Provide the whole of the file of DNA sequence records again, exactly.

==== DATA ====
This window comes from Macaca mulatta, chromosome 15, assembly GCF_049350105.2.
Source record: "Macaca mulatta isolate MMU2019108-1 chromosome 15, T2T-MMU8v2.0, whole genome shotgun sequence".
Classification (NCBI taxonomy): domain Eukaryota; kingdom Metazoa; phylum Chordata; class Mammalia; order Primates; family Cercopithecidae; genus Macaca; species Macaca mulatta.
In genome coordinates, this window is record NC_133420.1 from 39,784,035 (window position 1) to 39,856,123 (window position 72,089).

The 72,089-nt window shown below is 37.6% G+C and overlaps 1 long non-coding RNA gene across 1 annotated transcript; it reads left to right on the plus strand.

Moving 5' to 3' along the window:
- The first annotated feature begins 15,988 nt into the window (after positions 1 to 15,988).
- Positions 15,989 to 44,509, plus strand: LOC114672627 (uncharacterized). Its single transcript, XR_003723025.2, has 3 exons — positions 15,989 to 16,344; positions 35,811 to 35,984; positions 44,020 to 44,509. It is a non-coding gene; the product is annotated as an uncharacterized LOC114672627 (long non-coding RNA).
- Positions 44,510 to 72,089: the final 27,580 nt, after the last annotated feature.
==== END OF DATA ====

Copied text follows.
This window comes from Macaca mulatta, chromosome 15, assembly GCF_049350105.2.
Source record: "Macaca mulatta isolate MMU2019108-1 chromosome 15, T2T-MMU8v2.0, whole genome shotgun sequence".
Classification (NCBI taxonomy): domain Eukaryota; kingdom Metazoa; phylum Chordata; class Mammalia; order Primates; family Cercopithecidae; genus Macaca; species Macaca mulatta.
In genome coordinates, this window is record NC_133420.1 from 39,784,035 (window position 1) to 39,856,123 (window position 72,089).

The 72,089-nt window shown below is 37.6% G+C and overlaps 1 long non-coding RNA gene across 1 annotated transcript; it reads left to right on the plus strand.

Moving 5' to 3' along the window:
- The first annotated feature begins 15,988 nt into the window (after positions 1 to 15,988).
- Positions 15,989 to 44,509, plus strand: LOC114672627 (uncharacterized). Its single transcript, XR_003723025.2, has 3 exons — positions 15,989 to 16,344; positions 35,811 to 35,984; positions 44,020 to 44,509. It is a non-coding gene; the product is annotated as an uncharacterized LOC114672627 (long non-coding RNA).
- Positions 44,510 to 72,089: the final 27,580 nt, after the last annotated feature.